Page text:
…by Ingrid Lemme-Chalut
Skiing and Precious Petoskey’s
It’s hard to believe that fall is on the way and though for many Hamptonites the off-season and especially winter in Montauk is “The most beautiful time of the year…” some just have to venture out to ski! We discovered during our recent Michigan adventure “The Mountain Grand by Boyne Falls” – Michigan’s ‘Davos for skiers’. Equipped with a private airport this authentic ski resort might just be your ultimate winter sport destination. By the way it’s been that way since the late forties, when a band of ski-crazed weekend warriors made their first tracks in the snow . Everett Kircher, an entrepreneur of German and Swiss roots, founded this ski empire with a $1 investment in Michigan real estate and turned it into the countries’ largest privately owned group of ski and golf resorts.
Over the years, the Boyne Highlands tradition has grown to embrace the winter season like a homecoming where visitors have access to 55 beautifully groomed and maintained downhill runs, and a wide variety of terrain parks suited to riders and skiers of every ability – all served by a network of lifts designed to make the most of each and every day. And when skiing and riding winds down, the fun continues. With tubing, snowshoeing and a host of other activities available, there is more than enough fun to chase away the winter blues. Whether one likes to sip a hot cocoa near the slopes at one of the hotels, or enjoy a condo or cottage with the family or golf group, Boyne Highlands offers many styles of accommodations. Boyne Highlands is open year round and we visited during the summer when my golf crazy husband got to play the famous Alpine Course which hosts the “Annual Tournament of Champions”. “With its spectacular mountainside setting and panoramic views toward Deer Lake, its location is every bit as breathtaking is its sister course overlooking Lake Michigan.”– My husband agreed. Besides, the ‘Boyne Mountain Resort’ features a newly refurbished spa, which I got to experience while he played golf. I like many of my girlfriends who are not into golf or skiing, love to visit resorts that have a spa and offer other entertainment. www.boyne.com/boynemountain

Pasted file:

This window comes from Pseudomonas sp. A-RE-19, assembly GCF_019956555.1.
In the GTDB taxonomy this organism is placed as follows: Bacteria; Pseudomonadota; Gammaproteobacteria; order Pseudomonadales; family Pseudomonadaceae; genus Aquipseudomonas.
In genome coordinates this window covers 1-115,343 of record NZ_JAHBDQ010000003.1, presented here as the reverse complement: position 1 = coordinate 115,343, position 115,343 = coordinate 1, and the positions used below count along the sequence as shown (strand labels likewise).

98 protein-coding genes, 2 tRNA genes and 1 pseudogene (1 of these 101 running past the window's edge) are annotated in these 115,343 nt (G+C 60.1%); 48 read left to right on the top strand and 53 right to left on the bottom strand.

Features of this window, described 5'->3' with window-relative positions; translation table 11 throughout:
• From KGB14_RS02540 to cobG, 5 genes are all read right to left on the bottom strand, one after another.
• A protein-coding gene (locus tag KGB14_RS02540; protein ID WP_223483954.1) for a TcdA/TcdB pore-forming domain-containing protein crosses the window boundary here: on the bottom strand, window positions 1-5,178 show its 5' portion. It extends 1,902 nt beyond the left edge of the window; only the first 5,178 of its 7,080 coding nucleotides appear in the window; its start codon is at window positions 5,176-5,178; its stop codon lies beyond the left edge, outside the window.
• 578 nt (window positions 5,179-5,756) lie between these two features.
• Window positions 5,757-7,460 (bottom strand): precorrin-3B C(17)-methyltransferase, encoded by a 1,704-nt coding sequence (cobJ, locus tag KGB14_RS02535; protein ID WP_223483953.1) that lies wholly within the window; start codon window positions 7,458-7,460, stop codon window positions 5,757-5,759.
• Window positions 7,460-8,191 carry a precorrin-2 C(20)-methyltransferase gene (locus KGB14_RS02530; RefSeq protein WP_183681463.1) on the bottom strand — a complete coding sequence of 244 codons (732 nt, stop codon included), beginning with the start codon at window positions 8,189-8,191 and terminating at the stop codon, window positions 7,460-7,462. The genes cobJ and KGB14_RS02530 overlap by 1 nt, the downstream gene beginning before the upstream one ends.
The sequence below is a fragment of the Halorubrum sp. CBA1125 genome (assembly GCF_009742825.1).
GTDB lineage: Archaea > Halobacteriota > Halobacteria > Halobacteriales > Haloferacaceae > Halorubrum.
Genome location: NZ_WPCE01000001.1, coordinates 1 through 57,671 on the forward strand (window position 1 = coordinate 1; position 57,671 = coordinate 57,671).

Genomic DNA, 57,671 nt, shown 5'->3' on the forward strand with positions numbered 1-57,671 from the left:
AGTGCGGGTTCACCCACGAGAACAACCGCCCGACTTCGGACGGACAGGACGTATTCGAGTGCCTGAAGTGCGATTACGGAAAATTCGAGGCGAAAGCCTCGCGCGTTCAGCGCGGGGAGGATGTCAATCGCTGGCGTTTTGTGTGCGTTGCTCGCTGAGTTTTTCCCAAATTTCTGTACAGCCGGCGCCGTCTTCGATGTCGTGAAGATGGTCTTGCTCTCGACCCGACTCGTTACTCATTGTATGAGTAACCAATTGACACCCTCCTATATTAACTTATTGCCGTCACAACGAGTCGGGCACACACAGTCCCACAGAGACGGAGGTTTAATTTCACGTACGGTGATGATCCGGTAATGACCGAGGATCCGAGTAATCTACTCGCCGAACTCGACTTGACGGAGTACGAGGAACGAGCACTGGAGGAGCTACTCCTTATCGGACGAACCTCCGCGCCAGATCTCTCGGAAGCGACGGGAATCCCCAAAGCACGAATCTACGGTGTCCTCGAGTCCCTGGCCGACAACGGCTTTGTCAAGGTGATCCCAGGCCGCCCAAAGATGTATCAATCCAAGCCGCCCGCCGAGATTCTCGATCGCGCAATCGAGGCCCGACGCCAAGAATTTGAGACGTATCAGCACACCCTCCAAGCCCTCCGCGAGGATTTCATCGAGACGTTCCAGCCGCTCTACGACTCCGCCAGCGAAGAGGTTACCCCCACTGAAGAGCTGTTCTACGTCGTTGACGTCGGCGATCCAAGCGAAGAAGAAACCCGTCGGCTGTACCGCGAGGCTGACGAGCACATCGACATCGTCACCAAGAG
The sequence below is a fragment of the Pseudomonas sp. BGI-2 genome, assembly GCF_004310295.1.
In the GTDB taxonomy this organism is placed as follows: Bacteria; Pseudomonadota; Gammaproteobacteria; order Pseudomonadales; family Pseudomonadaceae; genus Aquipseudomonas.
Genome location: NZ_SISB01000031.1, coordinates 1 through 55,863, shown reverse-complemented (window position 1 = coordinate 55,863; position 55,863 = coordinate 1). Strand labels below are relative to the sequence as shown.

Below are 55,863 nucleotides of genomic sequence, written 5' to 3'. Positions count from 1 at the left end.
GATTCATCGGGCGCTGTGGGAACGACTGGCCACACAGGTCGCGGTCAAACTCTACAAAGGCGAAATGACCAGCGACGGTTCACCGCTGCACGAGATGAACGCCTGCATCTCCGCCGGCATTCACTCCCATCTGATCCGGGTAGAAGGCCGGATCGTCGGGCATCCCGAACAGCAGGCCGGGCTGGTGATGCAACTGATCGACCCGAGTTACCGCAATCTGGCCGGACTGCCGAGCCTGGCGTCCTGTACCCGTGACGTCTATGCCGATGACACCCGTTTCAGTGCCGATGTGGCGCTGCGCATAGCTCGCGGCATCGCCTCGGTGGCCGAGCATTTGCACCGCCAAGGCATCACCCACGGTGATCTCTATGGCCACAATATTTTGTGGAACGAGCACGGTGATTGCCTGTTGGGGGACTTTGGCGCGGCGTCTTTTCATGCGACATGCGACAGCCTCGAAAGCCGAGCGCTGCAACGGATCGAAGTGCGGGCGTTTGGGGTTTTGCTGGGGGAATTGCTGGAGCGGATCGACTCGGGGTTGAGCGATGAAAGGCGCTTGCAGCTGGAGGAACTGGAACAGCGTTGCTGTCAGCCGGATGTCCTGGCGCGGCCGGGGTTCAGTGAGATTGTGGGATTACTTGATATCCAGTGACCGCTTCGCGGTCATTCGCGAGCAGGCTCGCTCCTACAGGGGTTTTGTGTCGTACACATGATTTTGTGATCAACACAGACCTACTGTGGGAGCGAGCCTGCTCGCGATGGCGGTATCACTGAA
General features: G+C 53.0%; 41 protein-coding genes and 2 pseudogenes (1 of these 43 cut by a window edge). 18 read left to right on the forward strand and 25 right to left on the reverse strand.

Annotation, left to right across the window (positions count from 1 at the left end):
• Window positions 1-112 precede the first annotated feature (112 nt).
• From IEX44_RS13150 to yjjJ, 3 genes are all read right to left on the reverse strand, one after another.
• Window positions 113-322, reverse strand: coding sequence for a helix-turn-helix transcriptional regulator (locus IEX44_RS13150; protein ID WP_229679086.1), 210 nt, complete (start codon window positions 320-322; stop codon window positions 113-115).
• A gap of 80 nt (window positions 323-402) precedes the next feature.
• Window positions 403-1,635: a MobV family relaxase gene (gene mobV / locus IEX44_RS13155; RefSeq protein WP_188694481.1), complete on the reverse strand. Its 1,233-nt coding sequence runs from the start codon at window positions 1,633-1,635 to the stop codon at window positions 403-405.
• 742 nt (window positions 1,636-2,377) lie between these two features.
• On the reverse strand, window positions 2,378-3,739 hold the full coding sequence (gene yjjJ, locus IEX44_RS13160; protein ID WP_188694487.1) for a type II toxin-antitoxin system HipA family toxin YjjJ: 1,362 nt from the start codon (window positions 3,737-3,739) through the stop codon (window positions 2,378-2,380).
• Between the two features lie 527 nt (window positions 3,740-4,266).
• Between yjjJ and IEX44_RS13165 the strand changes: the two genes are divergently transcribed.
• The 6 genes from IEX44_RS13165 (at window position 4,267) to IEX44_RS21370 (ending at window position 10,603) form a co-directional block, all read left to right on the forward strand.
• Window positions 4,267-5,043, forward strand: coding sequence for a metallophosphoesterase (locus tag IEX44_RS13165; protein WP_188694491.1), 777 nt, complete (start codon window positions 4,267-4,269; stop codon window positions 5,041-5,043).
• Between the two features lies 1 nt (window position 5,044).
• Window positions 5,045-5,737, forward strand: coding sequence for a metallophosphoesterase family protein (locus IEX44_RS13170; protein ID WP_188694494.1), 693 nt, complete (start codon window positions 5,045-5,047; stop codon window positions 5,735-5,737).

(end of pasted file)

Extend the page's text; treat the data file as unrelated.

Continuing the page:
Michigan rocks! And not just for the Petoskey’s. Did you know that dry Petoskey Stones usually look like ordinary limestone until the six-sided “rays of the rising sun” pattern pops when they get wet? To my surprise I found a couple of these famous stones along the shore of one of Michigan’s most prestigious resorts, The Inn at Bay Harbor, a sister resort of The Mountain Grand by Boyne Falls and located just a walk or a pretty bike ride from the awesome town of Petoskey and a half hour car ride from Boyne Mountain. Designed in tribute to the grand hotels of the late 19th century, this Inn resides on the shore of Lake Michigan’s turquoise Little Traverse Bay. Indeed, “It’s a place like no other. A place where clocks and watches are forgotten…”–unless you have a tee time. My husband reported that his Bay Harbor Golf Club experience surprised him with awe-inspiring views by every hole, this one stretching along miles of breathtaking coastline. www.innatbayharbor.com
Petoskey!!! — Well before dinosaurs roamed the earth, over 350 million years ago during the Devonian period, the land we know as Michigan was located near the equator. Covered by a warm, shallow, saltwater sea, the colonial coral hexagonaria percarinata thrived with other marine life in tropical reefs. The earth’s plates moved and pushed Michigan north to the 45th parallel and above sea level, which created dry land formations. More recently, about two million years ago, glacial action scraped the earth and spread the fossils across the northern Lower Peninsula, depositing major concentrations in the Petoskey area. The prehistoric fossil, unique to the Traverse Group rock strata, is called the Petoskey Stone. In June of 1965 the Petoskey Stone was named Michigan’s official State Stone and Miss Ella Jane Petoskey, the only living grandchild of Chief Petoskey, attended the formal signing. In the city that bears his name, a bronze statue of the dashing Petoskey sits on a bluff overlooking Little Traverse Bay.
Until next month from another interesting location.
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